From a macro-perspective, the area may be considered to be fairly homogeneous, with many cultural (and linguistic) traits found right across it. But of course there is more diversity than first meets the eye. Going from east to west one will see that settlement and migration patterns, origin myths, accounts of appropriation and settlement, marriage relationships, patterns of warfare and gardening are different (sometimes simply due to the geographical conditions).
Melanesians stress diversity and “otherness”, as noted in many accounts, most recently perhaps in Stasch (2009). For example, cross-cousin marriages are allowed in Eipomek, forbidden in Kosarek; the Mek people fight against their neighbors in order to regulate theft, rape etc., the Western Dani lead great wars aiming at the extinction of the enemy. Differences within the three subgroups sometimes seem to be greater than between speakers of languages belonging to another subgroup but who are next door neighbors. Diversity and stressing otherness adds to the effects of exclusive communication. On the other hand, movement and migration as well as trade establish Kulturbünde (coined from Sprachbund) and thus the counting systems, the words for incest or mother’s brother, initiation rites are the same or rather similar throughout the mountain area.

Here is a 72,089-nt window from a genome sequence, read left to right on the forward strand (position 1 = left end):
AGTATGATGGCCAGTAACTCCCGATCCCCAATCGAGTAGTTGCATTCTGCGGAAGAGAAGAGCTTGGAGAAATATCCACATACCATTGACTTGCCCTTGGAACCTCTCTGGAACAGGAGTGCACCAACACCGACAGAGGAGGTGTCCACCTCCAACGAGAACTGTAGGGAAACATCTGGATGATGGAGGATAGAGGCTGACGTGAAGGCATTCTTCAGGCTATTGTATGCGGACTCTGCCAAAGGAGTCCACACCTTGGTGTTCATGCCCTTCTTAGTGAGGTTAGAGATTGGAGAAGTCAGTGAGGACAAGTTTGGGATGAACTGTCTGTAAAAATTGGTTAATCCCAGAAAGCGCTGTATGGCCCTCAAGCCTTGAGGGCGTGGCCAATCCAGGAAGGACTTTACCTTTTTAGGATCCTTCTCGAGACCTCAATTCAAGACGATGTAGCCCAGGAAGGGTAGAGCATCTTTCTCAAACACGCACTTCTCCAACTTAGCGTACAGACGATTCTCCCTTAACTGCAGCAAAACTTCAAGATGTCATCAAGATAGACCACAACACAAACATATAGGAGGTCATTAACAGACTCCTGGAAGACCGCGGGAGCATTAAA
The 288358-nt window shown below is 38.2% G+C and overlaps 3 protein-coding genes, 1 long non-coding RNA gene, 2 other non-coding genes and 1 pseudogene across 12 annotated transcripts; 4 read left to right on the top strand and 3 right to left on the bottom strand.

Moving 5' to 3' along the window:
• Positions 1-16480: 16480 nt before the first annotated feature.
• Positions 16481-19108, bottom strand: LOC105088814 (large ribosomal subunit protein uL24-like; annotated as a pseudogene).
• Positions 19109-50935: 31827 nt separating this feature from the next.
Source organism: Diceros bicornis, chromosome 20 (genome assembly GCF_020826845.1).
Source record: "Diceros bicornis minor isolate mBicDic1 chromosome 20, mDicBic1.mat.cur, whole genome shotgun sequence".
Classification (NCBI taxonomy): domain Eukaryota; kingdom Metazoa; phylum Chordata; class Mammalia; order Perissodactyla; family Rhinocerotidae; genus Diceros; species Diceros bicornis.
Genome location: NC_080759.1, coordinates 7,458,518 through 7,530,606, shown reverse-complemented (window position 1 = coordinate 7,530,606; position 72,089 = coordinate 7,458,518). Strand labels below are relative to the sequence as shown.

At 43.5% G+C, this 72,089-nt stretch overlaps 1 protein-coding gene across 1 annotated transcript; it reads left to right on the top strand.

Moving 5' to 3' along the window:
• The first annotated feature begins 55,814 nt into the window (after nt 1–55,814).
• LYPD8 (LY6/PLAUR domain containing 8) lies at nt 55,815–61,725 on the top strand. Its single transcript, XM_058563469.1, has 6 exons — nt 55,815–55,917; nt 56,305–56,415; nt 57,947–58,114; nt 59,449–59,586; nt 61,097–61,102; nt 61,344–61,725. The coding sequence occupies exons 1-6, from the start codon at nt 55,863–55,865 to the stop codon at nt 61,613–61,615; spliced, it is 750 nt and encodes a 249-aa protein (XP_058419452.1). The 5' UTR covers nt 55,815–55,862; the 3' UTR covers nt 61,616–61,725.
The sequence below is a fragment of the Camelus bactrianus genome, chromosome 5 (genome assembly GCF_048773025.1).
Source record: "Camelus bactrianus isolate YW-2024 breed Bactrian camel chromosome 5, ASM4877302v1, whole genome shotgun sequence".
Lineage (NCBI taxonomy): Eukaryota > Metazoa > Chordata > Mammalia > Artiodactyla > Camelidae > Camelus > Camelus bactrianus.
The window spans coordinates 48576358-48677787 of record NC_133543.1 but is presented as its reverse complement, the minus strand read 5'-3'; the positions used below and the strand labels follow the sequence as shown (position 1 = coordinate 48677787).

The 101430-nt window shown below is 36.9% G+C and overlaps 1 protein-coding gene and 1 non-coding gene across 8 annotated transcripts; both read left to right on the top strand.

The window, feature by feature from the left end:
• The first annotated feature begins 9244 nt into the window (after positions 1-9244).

Yali women making “Noken”, the traditional net bags